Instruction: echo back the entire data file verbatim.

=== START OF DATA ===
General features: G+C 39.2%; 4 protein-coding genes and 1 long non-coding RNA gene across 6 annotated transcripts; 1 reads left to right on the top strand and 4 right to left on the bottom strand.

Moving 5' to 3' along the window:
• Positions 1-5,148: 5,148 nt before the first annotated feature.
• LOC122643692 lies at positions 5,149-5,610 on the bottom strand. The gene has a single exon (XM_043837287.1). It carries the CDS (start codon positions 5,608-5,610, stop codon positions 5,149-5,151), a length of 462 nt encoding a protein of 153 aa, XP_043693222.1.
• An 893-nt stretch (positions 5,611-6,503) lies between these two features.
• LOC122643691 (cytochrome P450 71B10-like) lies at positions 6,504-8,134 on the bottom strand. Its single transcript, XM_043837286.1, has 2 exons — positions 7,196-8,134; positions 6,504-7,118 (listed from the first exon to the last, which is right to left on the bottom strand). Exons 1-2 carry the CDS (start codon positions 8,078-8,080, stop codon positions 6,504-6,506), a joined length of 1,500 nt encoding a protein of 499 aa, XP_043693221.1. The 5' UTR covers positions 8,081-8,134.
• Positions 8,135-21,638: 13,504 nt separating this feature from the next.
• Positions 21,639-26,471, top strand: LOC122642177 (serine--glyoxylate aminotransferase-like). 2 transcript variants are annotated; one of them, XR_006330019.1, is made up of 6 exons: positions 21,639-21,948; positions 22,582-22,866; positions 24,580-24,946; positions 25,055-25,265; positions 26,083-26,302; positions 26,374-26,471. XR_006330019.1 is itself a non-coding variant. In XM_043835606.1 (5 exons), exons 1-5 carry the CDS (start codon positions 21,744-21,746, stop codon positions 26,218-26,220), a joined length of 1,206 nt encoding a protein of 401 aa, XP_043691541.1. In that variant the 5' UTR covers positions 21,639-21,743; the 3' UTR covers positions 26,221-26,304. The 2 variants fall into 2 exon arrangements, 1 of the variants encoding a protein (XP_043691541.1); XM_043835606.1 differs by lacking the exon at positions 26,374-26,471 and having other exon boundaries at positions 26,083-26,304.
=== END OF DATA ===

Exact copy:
General features: G+C 39.2%; 4 protein-coding genes and 1 long non-coding RNA gene across 6 annotated transcripts; 1 reads left to right on the top strand and 4 right to left on the bottom strand.

Moving 5' to 3' along the window:
• Positions 1-5,148: 5,148 nt before the first annotated feature.
• LOC122643692 lies at positions 5,149-5,610 on the bottom strand. The gene has a single exon (XM_043837287.1). It carries the CDS (start codon positions 5,608-5,610, stop codon positions 5,149-5,151), a length of 462 nt encoding a protein of 153 aa, XP_043693222.1.
• An 893-nt stretch (positions 5,611-6,503) lies between these two features.
• LOC122643691 (cytochrome P450 71B10-like) lies at positions 6,504-8,134 on the bottom strand. Its single transcript, XM_043837286.1, has 2 exons — positions 7,196-8,134; positions 6,504-7,118 (listed from the first exon to the last, which is right to left on the bottom strand). Exons 1-2 carry the CDS (start codon positions 8,078-8,080, stop codon positions 6,504-6,506), a joined length of 1,500 nt encoding a protein of 499 aa, XP_043693221.1. The 5' UTR covers positions 8,081-8,134.
• Positions 8,135-21,638: 13,504 nt separating this feature from the next.
• Positions 21,639-26,471, top strand: LOC122642177 (serine--glyoxylate aminotransferase-like). 2 transcript variants are annotated; one of them, XR_006330019.1, is made up of 6 exons: positions 21,639-21,948; positions 22,582-22,866; positions 24,580-24,946; positions 25,055-25,265; positions 26,083-26,302; positions 26,374-26,471. XR_006330019.1 is itself a non-coding variant. In XM_043835606.1 (5 exons), exons 1-5 carry the CDS (start codon positions 21,744-21,746, stop codon positions 26,218-26,220), a joined length of 1,206 nt encoding a protein of 401 aa, XP_043691541.1. In that variant the 5' UTR covers positions 21,639-21,743; the 3' UTR covers positions 26,221-26,304. The 2 variants fall into 2 exon arrangements, 1 of the variants encoding a protein (XP_043691541.1); XM_043835606.1 differs by lacking the exon at positions 26,374-26,471 and having other exon boundaries at positions 26,083-26,304.